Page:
Europe doesn't change countries by threatening to invade them: its biggest threat is having nothing at all to do with them. The promise of eventual membership has transformed the nature of countries as diverse as Poland, Turkey and Romania. And while the EU is deeply involved in Serbia's reconstruction and supports its desire to be "rehabilitated" as a European state that eventually joins the EU, the US offers Colombia no such hope of integration through multilateral institutions or structural funds, only the temporary "assistance" of American military training missions and aid.

By creating the largest single internal market in the world, Europe has become an economic giant that, according to some calculations, is already the biggest in the world. But it is the quality of Europe's economy that makes it a model. Europeans have shorter working hours and longer holidays than anyone else on the planet. European societies have less inequality, which allows them to save on crime and prison. The fact that our economies do not guzzle gas with SUVs gives us a cushion from hikes in oil prices.

If the US represents the freedom of the individual to consume, and Asia the importance of social stability, Europe allows us to have our cake and eat it. It combines the energy and freedom that comes from liberalism with the stability and welfare that comes from social democracy. As the world becomes richer and moves beyond satisfying basic needs such as hunger and health, the European way of life will become irresistible.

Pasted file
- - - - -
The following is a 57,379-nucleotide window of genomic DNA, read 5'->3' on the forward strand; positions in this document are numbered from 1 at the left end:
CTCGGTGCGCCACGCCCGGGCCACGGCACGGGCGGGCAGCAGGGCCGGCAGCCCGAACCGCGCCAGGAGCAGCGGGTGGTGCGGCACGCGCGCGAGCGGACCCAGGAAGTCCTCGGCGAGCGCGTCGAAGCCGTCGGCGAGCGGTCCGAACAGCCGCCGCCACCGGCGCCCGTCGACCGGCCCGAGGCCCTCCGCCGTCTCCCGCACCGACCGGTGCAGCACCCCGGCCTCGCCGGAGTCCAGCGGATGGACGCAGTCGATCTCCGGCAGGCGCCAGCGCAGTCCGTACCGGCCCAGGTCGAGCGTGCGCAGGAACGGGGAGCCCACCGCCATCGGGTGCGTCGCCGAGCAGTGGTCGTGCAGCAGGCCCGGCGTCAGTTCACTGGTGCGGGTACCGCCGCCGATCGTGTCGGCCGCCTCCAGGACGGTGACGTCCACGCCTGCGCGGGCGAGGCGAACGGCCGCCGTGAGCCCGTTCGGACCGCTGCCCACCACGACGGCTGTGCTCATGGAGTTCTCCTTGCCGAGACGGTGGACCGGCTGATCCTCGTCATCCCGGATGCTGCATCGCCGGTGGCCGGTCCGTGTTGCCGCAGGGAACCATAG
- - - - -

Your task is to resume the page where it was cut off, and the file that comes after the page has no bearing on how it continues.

Europe's success has set off a "regional domino-effect" that could change the nature of power beyond its borders. In every corner of the world, countries are drawing inspiration from the European model and nurturing their own neighbourhood clubs from ASEAN (the Association of South-East Asian Nations) and Mercosur (the South American common market) to the African Union and the Arab League. While the global institutions such as the UN, the IMF and the World Bank continue to be playthings of the great powers, these regional organisations are starting to deliver real benefits.

In Sudan in 2004, the African Union sent 4,000 troops to the Darfur region while the UN Security Council was bogged down in a debate about whether the violations constituted genocide. In the Pacific, APEC is becoming a vehicle for promoting open trade and investment between the 21 countries of the region. The Arab world is talking of turning the Arab League into an Arab Union - complete with parliament and single currency - to build on the progress that has already been made on an Arab Free Trade Agreement, the Arab Monetary Fund and the Islamic Development Bank.